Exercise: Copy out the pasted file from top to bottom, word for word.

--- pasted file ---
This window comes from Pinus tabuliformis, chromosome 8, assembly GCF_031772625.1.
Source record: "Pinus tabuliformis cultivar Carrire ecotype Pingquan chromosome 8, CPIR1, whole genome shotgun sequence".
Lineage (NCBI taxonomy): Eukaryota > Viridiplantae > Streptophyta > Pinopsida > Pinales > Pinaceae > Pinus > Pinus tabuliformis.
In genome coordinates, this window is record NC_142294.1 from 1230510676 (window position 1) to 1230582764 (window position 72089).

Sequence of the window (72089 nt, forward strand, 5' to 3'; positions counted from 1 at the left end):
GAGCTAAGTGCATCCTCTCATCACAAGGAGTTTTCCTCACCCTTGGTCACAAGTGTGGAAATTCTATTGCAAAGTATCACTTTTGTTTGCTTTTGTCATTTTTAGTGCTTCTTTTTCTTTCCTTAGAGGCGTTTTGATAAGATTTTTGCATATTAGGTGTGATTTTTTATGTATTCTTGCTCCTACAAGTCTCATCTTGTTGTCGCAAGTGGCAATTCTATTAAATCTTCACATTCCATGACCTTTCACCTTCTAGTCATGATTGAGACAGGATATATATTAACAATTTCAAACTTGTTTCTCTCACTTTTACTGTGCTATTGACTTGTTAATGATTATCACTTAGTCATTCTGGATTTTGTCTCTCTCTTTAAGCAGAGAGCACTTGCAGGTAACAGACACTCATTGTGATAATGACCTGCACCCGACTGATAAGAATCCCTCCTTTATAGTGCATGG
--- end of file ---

This window comes from Pinus tabuliformis, chromosome 8, assembly GCF_031772625.1.
Source record: "Pinus tabuliformis cultivar Carrire ecotype Pingquan chromosome 8, CPIR1, whole genome shotgun sequence".
Lineage (NCBI taxonomy): Eukaryota > Viridiplantae > Streptophyta > Pinopsida > Pinales > Pinaceae > Pinus > Pinus tabuliformis.
In genome coordinates, this window is record NC_142294.1 from 1230510676 (window position 1) to 1230582764 (window position 72089).

Sequence of the window (72089 nt, forward strand, 5' to 3'; positions counted from 1 at the left end):
GAGCTAAGTGCATCCTCTCATCACAAGGAGTTTTCCTCACCCTTGGTCACAAGTGTGGAAATTCTATTGCAAAGTATCACTTTTGTTTGCTTTTGTCATTTTTAGTGCTTCTTTTTCTTTCCTTAGAGGCGTTTTGATAAGATTTTTGCATATTAGGTGTGATTTTTTATGTATTCTTGCTCCTACAAGTCTCATCTTGTTGTCGCAAGTGGCAATTCTATTAAATCTTCACATTCCATGACCTTTCACCTTCTAGTCATGATTGAGACAGGATATATATTAACAATTTCAAACTTGTTTCTCTCACTTTTACTGTGCTATTGACTTGTTAATGATTATCACTTAGTCATTCTGGATTTTGTCTCTCTCTTTAAGCAGAGAGCACTTGCAGGTAACAGACACTCATTGTGATAATGACCTGCACCCGACTGATAAGAATCCCTCCTTTATAGTGCATGG